Enlarge image

Drought in Cologne (picture from summer 2022): The number of summers with severe heat waves is increasing


Oliver Berg / dpa

Global warming is advancing, and the consequences are also intensifying in this country. Germany regularly experiences heat waves, is getting warmer overall and is losing water. This is the conclusion of the Federal Government's third climate monitoring report. "The devastating consequences of the climate crisis are increasing to an alarming extent," said Federal Environment Minister Steffi Lemke (Greens) on the occasion of the presentation. The report shows this "abundantly clearly".

According to this, the number of summers with severe heat waves and unprecedented temperature records increased. For example, in July 2022, a temperature of over 53 degrees was measured north of the 40rd parallel in Hamburg for the first time. The past four years have also been marked by severe regional droughts. According to the report, Germany is one of the regions with the highest water loss in the world: Since 2000, the country has been losing 2.5 cubic kilometers of water per year.

The lack of water, in turn, leads to crop losses in agriculture and greater pressure on forests. (Read more about this here). Due to the drought stress and the associated beetle infestation, the forest condition deteriorated significantly, according to the information. In 2020, 20 times as many spruces died as the average of the previous ten years. Due to the extremely dry weather, there were also considerably more and more extensive forest fires.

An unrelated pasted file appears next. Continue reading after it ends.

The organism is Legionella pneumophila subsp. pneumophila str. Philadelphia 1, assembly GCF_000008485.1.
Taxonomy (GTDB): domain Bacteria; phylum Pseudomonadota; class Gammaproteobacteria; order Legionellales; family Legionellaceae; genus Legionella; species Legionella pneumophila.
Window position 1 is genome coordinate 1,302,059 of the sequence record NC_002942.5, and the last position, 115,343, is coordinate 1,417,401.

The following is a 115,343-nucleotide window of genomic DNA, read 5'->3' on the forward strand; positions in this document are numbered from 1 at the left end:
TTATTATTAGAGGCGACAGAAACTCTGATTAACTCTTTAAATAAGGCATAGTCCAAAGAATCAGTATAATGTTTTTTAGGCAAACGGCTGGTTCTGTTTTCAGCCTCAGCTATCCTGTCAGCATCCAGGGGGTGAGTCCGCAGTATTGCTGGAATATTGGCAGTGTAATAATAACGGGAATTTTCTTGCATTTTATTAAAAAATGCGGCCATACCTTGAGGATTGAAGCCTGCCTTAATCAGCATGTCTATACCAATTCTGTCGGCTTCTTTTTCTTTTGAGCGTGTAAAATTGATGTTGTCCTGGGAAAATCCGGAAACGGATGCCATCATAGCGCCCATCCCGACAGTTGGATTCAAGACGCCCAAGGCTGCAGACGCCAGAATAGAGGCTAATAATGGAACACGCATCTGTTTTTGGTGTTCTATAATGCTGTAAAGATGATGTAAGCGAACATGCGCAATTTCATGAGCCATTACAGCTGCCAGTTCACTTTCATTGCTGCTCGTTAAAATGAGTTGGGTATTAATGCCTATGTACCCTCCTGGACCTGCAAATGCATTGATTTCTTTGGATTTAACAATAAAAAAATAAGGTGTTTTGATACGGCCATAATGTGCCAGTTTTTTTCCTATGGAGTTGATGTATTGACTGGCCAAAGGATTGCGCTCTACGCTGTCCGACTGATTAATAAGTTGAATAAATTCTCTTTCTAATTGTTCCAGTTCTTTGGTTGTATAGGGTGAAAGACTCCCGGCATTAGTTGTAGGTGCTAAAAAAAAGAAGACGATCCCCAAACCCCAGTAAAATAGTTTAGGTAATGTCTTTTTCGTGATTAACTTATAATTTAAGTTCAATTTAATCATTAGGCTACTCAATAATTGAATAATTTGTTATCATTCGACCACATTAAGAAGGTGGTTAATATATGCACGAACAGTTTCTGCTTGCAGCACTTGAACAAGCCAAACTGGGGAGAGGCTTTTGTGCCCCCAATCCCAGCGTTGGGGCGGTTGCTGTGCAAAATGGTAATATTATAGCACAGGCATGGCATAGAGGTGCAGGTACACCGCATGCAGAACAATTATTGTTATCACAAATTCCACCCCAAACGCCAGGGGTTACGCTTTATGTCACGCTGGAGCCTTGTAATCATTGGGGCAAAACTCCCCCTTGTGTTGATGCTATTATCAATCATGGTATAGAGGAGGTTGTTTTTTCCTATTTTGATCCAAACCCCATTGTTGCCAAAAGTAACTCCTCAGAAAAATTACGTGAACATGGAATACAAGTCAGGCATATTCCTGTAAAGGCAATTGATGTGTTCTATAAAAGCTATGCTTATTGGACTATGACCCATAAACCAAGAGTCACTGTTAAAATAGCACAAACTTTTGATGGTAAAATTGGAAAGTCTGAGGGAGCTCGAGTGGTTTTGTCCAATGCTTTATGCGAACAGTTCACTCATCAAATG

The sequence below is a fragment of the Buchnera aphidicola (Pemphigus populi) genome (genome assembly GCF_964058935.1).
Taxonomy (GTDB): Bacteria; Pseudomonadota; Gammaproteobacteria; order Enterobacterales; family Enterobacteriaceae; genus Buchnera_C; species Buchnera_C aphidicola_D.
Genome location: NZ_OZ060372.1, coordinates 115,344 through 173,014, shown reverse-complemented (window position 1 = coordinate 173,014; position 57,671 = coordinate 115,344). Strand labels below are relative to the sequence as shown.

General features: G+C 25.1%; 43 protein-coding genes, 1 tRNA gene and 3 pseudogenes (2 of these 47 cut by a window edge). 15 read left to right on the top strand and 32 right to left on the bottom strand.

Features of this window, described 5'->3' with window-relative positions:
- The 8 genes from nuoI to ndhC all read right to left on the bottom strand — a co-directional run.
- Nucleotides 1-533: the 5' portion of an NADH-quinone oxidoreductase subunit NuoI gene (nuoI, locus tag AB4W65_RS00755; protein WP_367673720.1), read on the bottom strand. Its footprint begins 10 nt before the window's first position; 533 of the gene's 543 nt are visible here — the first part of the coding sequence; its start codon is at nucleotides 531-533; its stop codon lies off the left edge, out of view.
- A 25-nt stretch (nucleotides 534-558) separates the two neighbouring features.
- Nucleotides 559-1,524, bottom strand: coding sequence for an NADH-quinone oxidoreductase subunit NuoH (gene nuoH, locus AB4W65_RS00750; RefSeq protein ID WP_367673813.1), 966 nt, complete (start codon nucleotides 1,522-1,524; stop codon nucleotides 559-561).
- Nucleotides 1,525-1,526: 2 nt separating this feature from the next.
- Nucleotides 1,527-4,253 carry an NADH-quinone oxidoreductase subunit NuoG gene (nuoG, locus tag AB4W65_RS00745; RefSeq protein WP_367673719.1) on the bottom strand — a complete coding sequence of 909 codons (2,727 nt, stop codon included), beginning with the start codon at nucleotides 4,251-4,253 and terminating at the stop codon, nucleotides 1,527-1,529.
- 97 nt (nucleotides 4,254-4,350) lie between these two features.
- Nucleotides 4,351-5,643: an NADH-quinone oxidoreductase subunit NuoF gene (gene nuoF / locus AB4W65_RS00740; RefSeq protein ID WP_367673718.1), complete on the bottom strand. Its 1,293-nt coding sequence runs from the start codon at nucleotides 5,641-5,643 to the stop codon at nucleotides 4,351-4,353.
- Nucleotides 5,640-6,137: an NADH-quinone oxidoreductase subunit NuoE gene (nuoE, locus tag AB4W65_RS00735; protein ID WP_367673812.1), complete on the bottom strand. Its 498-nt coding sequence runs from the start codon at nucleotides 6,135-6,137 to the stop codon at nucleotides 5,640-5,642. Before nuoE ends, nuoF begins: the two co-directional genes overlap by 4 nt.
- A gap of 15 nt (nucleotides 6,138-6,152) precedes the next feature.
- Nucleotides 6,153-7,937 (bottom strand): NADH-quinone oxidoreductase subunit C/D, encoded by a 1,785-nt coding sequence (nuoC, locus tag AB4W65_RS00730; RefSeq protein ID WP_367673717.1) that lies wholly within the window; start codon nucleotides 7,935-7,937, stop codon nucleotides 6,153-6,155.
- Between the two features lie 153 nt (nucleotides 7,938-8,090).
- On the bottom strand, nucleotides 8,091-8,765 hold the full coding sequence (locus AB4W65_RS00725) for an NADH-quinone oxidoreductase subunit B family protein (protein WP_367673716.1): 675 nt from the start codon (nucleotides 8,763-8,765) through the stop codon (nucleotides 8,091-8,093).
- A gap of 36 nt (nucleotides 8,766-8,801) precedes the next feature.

According to the report, the warming of the environment and the loss of water are associated with measurable ecological consequences: both in the oceans and on land, there is a change in species composition. New species are migrating from warmer regions, such as the tiger mosquito as a vector of pathogens.

"More and more storms, heavy rainfall, droughts and heat waves are impacting people's health, ecosystems and the economy," Lemke said of the report. The good news is that more and more municipalities are pushing ahead with precautionary measures with concrete projects.

The German government is supporting them in this, among other things, with the Climate Adaptation Act and several funding programmes. At the same time, Lemke called for even more commitment: "In order to maintain the quality of life in Germany, we must push ahead with climate adaptation more vigorously."

"In addition to the damage, the report also shows that adjustments are having an effect on the ground," said UBA President Dirk Messner, according to the press release. According to him, the number of heat-related deaths could be reduced, for example, through targeted information campaigns.